Hide Your Skyr! Here Comes Skyrgámur!

Starting on the 19th of December, Skyrgámur descends from his mother’s volcanic cave and wreaks havoc on the poor, humble folk that leave their Skyr unattended. Skyr. Mighty cultured dairy product of the gods. It’s like thick yogurt, but less intensely flavored.


Skyrgámur, like all of the Yule Lads, loves to menace the common folk. His prefered brand of menace seems a little passive compared to, say, Stekkjarstaur, who loves to harass sheep. Skyrgámur just likes to break into people’s houses and eat all of their skyr. His name literally means Skyr-gobbler. I’m starting to think old Gryla was running out of ideas for terrible deeds for her sons to commit by the time Skyrgámur came around. Then again, he does have a brother who licks spoons, so maybe Gryla just has a skewed sense of menace.

Still, I imagine if Skyrgámur came calling with his assembled brothers and that infernal Yule Cat, things might get a little freaky.

Image from Brian Pilkington’s the Yule Lads

The Wax Statue

During the earlier part of November I was able to fulfill a long-standing, bucket-list level personal wish and spend a few hours wandering through Guillermo Del Toro’s collection of monster and comic book ephemera. It was, to put it mildly, a life changing experience.

We arrived at the LACMA early on a Saturday morning, and were greeted by a statue of this fellow:


That was just the beginning. A whole wing of the museum had been set aside to showcase the collection of my absolute favorite director. I saw props from movies going back to the beginning of the art form. Wax statues wearing actual costumes from movies like the Bride of Frankenstein, Crimson Peak, and Hellboy.


I couldn’t shake the feeling that something was off. It was like something was following me around the building, but I couldn’t put my finger on it…


There where original pages from comic books going back to the 1960’s, and statues of genre giants like Ray Harryhausen, H.P. Lovecraft, and Edgar Allan Poe. The Poe statue was pretty cool, and the room he was in was full of Victoriana. And a really weird wax of someone I couldn’t place. He was propped up against the wall, like some sort of diminutive, vaguely Asian Tor Johnson wannabe. He was also one of the few standing waxes, and the only one propped against a wall.


I got a little closer to the Poe, trying to figure out who the dude against the wall was. I needed to be a little sneaky, since there were super cool film nerds all over the place, and the last thing I wanted to do was let on that I didn’t know who this guy was. Just look at him, though: He had to be someone


I got closer to the guy, and right when I was about 5 inches away, he reached up, scratched his nose, and went back to sleep. I choked back a scream, and tried to act like my sudden ability to levitate was perfectly natural.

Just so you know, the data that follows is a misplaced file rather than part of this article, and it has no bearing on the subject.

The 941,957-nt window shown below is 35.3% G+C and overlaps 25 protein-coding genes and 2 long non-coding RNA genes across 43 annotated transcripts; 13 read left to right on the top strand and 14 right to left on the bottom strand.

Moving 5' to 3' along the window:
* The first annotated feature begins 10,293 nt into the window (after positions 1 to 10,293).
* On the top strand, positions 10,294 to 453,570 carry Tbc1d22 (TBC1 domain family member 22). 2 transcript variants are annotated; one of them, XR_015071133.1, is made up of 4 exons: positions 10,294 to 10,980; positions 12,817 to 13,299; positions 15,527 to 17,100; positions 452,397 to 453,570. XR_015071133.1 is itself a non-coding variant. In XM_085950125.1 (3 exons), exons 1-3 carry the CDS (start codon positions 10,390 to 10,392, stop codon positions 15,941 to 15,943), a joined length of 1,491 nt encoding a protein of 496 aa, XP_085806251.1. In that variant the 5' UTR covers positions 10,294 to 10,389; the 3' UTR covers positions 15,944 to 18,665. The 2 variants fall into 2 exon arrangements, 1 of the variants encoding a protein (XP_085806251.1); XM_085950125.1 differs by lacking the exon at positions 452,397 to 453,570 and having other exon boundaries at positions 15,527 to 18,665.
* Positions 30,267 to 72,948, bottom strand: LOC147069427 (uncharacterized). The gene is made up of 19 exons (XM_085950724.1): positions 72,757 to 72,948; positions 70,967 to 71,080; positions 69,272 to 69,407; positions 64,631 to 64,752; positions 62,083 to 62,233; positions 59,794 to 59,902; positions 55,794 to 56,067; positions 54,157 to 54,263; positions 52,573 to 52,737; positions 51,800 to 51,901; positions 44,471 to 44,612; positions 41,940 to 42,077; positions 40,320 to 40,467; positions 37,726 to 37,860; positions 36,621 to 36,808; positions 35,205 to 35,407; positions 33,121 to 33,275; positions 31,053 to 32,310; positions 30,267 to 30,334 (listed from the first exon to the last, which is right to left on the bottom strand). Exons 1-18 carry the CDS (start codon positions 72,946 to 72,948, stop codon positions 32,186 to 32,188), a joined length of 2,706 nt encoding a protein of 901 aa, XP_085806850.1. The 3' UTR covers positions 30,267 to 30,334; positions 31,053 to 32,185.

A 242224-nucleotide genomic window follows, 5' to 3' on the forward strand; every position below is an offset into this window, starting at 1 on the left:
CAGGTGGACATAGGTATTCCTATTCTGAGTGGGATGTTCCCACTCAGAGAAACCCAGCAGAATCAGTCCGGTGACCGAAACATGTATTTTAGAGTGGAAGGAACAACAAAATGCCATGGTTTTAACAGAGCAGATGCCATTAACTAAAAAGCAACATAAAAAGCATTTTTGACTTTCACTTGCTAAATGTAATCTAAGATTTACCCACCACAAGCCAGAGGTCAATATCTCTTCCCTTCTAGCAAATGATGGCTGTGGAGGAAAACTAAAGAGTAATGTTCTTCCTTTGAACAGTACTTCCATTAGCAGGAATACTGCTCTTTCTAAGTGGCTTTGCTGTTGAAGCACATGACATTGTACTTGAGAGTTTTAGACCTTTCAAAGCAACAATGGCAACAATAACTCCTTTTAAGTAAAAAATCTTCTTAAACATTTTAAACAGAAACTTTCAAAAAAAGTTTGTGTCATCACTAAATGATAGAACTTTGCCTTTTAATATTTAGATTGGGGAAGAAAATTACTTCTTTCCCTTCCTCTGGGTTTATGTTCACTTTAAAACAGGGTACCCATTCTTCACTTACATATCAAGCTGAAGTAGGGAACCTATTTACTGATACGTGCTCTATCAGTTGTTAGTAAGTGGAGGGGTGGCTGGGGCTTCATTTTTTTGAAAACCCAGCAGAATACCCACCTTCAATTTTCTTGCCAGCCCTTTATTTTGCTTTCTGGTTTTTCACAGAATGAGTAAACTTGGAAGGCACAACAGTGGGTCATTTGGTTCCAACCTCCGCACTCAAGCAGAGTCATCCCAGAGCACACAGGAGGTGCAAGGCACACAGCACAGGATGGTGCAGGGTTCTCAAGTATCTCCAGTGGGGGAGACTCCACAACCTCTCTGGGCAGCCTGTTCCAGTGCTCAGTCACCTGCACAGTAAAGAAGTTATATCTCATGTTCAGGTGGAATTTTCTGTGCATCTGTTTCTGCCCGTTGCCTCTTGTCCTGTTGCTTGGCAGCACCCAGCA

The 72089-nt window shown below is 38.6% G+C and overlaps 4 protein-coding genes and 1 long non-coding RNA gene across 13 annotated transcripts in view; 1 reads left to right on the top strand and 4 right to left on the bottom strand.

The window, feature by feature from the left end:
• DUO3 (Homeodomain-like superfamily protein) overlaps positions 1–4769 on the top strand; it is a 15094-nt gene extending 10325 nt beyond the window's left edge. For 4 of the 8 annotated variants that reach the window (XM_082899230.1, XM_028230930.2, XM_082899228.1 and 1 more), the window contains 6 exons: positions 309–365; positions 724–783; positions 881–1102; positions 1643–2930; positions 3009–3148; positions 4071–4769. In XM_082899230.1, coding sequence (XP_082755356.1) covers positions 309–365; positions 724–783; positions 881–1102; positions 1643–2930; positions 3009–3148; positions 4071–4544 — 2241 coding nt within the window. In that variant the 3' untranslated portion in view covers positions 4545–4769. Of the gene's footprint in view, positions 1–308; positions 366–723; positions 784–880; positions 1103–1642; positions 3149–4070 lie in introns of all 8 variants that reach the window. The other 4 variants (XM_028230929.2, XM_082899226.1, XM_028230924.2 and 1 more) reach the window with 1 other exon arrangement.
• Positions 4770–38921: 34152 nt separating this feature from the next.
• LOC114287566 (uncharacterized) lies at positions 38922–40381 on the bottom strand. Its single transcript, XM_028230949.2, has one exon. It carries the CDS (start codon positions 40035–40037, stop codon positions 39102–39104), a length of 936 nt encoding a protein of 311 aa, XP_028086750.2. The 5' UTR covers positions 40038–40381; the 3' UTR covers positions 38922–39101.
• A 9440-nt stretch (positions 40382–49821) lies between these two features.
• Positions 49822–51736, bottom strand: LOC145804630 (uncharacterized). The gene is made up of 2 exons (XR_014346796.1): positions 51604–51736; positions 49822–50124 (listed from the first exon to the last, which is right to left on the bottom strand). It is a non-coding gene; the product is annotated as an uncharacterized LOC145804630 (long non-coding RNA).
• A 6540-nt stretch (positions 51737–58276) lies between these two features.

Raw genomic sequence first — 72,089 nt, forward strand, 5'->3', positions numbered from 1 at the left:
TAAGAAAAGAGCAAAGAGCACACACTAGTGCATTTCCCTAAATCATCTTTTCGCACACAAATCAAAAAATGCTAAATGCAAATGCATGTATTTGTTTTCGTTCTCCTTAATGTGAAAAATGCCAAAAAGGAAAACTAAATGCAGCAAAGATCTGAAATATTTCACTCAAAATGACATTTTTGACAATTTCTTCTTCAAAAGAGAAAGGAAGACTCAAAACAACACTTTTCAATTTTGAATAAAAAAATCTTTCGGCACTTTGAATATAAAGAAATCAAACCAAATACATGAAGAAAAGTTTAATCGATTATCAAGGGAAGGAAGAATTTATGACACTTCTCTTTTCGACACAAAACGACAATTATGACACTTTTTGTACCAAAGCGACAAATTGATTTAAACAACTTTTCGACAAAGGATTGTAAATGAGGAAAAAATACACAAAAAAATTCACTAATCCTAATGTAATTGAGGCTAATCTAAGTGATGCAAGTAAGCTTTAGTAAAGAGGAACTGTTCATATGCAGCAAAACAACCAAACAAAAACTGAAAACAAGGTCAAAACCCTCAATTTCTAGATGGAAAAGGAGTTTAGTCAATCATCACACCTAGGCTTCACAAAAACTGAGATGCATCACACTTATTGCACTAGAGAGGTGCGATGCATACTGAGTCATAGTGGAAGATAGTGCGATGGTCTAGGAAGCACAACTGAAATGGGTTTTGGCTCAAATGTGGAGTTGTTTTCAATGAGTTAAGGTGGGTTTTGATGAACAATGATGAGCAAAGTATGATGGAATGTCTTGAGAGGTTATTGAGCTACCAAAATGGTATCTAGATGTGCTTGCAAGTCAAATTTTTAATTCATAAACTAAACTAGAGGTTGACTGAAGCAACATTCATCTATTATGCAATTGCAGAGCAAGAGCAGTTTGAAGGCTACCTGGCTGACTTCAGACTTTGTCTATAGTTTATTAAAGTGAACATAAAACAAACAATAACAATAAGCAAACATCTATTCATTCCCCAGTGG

My wife pointed out his ID badge, and really, it should have been a pretty strong clue to his being a real, live human being. Then again, he looks like a freaking wax statue, and if there is anything I have learned from Westworld, I really shouldn’t take any chances, right?

Regardless, it was the visit of a lifetime. I wish we had more time, and that the building had been empty. It was really hard to stand and gawk at everything for the appropriate amount of time. I could have spent an hour looking at these guys alone:


Breakdown: The Miller’s Daughters, page 23.

Over the last year I have been working on a long-form graphic novel, which will eventually comprise a collection of original Fairy Tales and macabre morality plays. The first of which, the Miller’s Daughters, is about half way done.

The villain of the story, a wandering Rake, has embarked on a killing spree. As you can see, the story gets pretty grim:

Miller Page 11 High
Page 16 of the Miller’s Daughters

The hardest part of the story, frankly, has been that I am now at the point where the Rake is murdering the protagonists of the story. I really don’t like writing about kids getting killed, but it’s a ghost story… So I have to get through this part.

Here is the script for page 22, in which the Rake confronts Ophie Miller.

Page 23

Top Panel: The Rake is perched on a branch, several baby badgers are sitting around him, staring curiously. The Rake is clasping his hands together, looking up like a man at prayer.

Text Box:

The Rake, seeing his quarry treed in such an unfortunate manner, sat down to taunt his prey.

Panel Two: The Rake’s head and hand fill about 2/3rds of the panel. He is looking up, menacing. Little Faeries, stars, and flowers are flitting about his head.

Text Box:

“You, with your hair so dark, in that tree so high, remind me of the fairy stories, young miss,” said he.

“Of lost spirits in the wood, of sylphs, sidhe, and baine,” said he.

“Won’t you join your sister, dear?” he asked, as sincere as a jackal at an abattoir.

Panel Three, lower left hand corner: Ophie is incensed, in a defiant pose she is clutching one tree branch for support while gesturing at the Rake with her free hand. She is yelling.

Text Box:

Ophie replied only with a string of newly-catalogued curses, the depth and vivid imagery of which would have changed the nature of naval operations for centuries if they had been heard by any other ears.

Panel Four: The Rake looks shocked, eyes wide open…

Text Box:

Some so boldly vulgar as to give even this calloused Rake reason to blush.

Final Panel: Text:

Fancying up a new demise for so skillful a vulgarian, the Rake rummaged around in his rucksack until he found a decent sized package; all brown paper, grease stained and wrapped in twine.

Tomorrow, I’ll post the preliminary pencils for this page as part of the Workbench Wednesday update.